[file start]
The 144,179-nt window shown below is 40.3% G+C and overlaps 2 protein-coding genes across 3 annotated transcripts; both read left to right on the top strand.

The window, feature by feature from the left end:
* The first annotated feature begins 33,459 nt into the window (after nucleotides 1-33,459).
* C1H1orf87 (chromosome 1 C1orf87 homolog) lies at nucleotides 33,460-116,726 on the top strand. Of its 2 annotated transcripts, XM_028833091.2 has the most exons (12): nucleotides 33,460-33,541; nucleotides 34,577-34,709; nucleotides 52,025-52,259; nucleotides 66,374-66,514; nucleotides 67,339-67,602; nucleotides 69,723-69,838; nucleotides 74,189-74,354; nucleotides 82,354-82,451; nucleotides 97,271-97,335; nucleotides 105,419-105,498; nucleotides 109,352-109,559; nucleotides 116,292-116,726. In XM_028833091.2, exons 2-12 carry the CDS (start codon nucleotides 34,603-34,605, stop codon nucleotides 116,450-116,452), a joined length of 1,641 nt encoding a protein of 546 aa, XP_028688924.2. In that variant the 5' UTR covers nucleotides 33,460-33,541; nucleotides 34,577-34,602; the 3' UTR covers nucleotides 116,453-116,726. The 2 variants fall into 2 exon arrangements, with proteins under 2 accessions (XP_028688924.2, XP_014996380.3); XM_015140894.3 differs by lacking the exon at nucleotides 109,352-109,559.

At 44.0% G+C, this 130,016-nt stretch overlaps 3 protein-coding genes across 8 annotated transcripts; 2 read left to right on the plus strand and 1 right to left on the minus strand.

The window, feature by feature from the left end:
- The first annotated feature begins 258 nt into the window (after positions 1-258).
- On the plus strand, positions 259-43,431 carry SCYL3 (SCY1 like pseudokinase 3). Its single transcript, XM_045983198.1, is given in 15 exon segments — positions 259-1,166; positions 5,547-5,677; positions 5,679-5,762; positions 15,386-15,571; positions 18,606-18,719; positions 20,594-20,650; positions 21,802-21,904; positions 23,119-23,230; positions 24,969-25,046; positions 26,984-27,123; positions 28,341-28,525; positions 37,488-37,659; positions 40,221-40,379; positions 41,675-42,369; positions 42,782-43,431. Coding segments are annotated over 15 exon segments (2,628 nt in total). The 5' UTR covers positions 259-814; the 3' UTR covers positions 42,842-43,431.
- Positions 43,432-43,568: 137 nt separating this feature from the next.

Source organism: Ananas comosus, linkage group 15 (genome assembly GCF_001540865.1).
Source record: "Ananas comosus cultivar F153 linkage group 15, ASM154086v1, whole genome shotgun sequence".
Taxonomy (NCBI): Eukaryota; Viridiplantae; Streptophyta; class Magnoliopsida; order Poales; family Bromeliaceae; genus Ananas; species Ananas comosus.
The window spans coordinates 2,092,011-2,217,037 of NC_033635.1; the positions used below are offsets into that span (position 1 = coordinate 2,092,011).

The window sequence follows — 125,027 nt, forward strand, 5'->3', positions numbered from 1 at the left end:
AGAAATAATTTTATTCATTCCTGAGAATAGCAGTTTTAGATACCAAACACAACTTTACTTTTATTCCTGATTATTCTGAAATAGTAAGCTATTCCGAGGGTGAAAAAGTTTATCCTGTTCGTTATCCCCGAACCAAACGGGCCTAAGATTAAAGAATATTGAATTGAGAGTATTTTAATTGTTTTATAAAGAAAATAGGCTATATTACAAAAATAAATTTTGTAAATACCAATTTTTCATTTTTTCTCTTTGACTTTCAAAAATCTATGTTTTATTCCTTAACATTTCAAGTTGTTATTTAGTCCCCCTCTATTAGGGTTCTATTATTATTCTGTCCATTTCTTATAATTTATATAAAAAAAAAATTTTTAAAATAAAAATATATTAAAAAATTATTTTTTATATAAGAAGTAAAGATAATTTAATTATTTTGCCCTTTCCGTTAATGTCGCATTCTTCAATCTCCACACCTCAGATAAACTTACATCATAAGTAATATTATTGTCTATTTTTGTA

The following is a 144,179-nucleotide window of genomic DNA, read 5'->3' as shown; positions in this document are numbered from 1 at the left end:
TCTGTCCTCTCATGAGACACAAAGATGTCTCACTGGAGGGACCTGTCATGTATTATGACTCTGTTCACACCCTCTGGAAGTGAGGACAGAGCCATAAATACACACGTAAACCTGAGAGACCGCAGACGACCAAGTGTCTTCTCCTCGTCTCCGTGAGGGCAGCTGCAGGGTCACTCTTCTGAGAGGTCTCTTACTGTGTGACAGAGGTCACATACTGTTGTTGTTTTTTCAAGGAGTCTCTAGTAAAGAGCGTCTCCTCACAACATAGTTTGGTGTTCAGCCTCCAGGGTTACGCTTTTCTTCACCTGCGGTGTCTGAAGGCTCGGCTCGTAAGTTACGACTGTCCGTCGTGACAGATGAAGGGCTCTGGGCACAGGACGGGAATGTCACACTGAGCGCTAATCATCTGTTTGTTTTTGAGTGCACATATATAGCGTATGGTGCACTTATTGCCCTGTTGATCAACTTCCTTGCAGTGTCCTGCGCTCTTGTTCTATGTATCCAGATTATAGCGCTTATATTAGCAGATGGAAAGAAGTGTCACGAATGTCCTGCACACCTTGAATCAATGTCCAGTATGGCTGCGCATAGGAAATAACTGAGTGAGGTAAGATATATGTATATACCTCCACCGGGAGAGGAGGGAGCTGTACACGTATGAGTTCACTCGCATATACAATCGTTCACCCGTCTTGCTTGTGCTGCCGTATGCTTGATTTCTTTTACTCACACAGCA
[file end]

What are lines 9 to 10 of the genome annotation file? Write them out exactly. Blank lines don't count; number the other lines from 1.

- Positions 43,432-43,568: 137 nt separating this feature from the next.

Source organism: Ananas comosus, linkage group 15 (genome assembly GCF_001540865.1).